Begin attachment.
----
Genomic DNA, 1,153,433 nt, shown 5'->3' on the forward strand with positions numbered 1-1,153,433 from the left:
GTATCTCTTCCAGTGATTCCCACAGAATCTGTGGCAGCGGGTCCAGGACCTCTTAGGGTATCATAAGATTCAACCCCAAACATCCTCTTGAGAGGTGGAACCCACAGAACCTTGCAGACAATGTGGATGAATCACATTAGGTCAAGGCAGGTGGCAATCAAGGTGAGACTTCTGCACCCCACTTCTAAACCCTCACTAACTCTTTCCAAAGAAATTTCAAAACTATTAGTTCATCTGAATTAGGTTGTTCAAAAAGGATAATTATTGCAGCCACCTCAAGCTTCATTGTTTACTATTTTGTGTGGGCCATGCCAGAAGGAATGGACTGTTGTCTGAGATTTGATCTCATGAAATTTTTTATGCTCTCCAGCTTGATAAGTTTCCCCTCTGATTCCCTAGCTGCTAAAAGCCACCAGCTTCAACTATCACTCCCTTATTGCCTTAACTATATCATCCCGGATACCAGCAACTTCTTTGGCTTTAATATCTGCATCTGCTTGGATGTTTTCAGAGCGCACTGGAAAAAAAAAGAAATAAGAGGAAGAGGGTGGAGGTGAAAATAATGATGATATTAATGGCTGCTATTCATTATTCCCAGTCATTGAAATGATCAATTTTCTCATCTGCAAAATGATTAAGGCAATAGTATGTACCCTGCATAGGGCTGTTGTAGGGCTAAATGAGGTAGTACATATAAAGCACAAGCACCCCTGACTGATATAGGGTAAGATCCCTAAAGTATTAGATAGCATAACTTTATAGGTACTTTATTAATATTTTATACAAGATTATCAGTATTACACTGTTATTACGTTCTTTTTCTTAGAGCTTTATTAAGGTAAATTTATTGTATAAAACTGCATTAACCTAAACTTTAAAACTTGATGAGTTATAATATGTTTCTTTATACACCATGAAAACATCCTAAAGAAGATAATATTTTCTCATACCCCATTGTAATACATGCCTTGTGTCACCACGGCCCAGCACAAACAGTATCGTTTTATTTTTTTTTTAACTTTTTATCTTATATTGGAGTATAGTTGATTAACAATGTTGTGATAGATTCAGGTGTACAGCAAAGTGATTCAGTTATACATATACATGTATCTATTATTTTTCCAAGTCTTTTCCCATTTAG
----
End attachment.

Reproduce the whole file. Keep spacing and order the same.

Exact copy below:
Genomic DNA, 1,153,433 nt, shown 5'->3' on the forward strand with positions numbered 1-1,153,433 from the left:
GTATCTCTTCCAGTGATTCCCACAGAATCTGTGGCAGCGGGTCCAGGACCTCTTAGGGTATCATAAGATTCAACCCCAAACATCCTCTTGAGAGGTGGAACCCACAGAACCTTGCAGACAATGTGGATGAATCACATTAGGTCAAGGCAGGTGGCAATCAAGGTGAGACTTCTGCACCCCACTTCTAAACCCTCACTAACTCTTTCCAAAGAAATTTCAAAACTATTAGTTCATCTGAATTAGGTTGTTCAAAAAGGATAATTATTGCAGCCACCTCAAGCTTCATTGTTTACTATTTTGTGTGGGCCATGCCAGAAGGAATGGACTGTTGTCTGAGATTTGATCTCATGAAATTTTTTATGCTCTCCAGCTTGATAAGTTTCCCCTCTGATTCCCTAGCTGCTAAAAGCCACCAGCTTCAACTATCACTCCCTTATTGCCTTAACTATATCATCCCGGATACCAGCAACTTCTTTGGCTTTAATATCTGCATCTGCTTGGATGTTTTCAGAGCGCACTGGAAAAAAAAAGAAATAAGAGGAAGAGGGTGGAGGTGAAAATAATGATGATATTAATGGCTGCTATTCATTATTCCCAGTCATTGAAATGATCAATTTTCTCATCTGCAAAATGATTAAGGCAATAGTATGTACCCTGCATAGGGCTGTTGTAGGGCTAAATGAGGTAGTACATATAAAGCACAAGCACCCCTGACTGATATAGGGTAAGATCCCTAAAGTATTAGATAGCATAACTTTATAGGTACTTTATTAATATTTTATACAAGATTATCAGTATTACACTGTTATTACGTTCTTTTTCTTAGAGCTTTATTAAGGTAAATTTATTGTATAAAACTGCATTAACCTAAACTTTAAAACTTGATGAGTTATAATATGTTTCTTTATACACCATGAAAACATCCTAAAGAAGATAATATTTTCTCATACCCCATTGTAATACATGCCTTGTGTCACCACGGCCCAGCACAAACAGTATCGTTTTATTTTTTTTTTAACTTTTTATCTTATATTGGAGTATAGTTGATTAACAATGTTGTGATAGATTCAGGTGTACAGCAAAGTGATTCAGTTATACATATACATGTATCTATTATTTTTCCAAGTCTTTTCCCATTTAG